And, even if your horse is well-­conditioned, know when enough is enough.

“Horses often have their injury toward the end of a ride—fatigue is a major contributor to injury,” Bell says. “The rider should learn to recognize when (the) horse is fatigued,” and call it a day.

Don’t overwork your horse on ­repetitive-motion exercises. “You can cause a lot of trouble by overusing these horses, especially longeing them,” Dryden says. “I think a lot of horses are broken because they’re being overlonged, getting them quiet.”

Sure, a horse needs to learn the barrel pattern and how to work a cow, but once he knows his job, don’t drill him on the same movements repeatedly. Also, avoid overlongeing, Dryden says. Vary your conditioning and training rides to help avoid repetitive-use injuries.

Feed your horse properly. “Appropriate nutrition for the level of work and conditioning is very important,” Bell says. Horses lacking adequate nutrition will become fatigued faster.

Keep your horse on a consistent farrier schedule. “A long toe can do a lot of damage, especially on a performance horse,” Dryden says, noting that a long toe compounds the load on soft tissue structures in the hoof already under heavy stress.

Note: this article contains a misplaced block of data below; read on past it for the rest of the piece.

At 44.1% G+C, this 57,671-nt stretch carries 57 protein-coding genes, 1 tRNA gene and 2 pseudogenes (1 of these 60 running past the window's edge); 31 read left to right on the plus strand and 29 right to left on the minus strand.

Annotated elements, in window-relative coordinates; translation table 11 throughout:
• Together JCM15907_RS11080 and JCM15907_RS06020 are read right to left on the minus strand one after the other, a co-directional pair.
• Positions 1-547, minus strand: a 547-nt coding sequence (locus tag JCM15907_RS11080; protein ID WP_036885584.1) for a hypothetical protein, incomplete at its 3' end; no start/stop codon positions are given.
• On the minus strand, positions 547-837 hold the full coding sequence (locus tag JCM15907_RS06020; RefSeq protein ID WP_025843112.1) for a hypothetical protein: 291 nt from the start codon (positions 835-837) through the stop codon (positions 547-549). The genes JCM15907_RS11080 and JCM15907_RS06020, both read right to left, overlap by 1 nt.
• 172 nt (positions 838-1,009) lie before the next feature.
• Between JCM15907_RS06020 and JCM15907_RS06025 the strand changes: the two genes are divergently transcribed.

Have your horse trimmed and/or reset every four to six weeks. This might vary slightly among individuals, so work with your farrier to find the ideal schedule for your horse.

Also, resist the urge to delay appointments, even if it doesn’t look like your horse has grown much foot. Even subtle changes in hoof angle can affect the mechanics within, which can put your horse at risk for injury.

The Bottom Line

Ideally, take steps to prevent injuries from occurring in your Western performance horse. But if you’re faced with a problem, involve your veterinarian early, get an accurate diagnosis, stick to the treatment and rehabilitation plan, and work closely with a skilled horse health team. This will give your horse the best chance of returning to the show pen and picking up where he left off.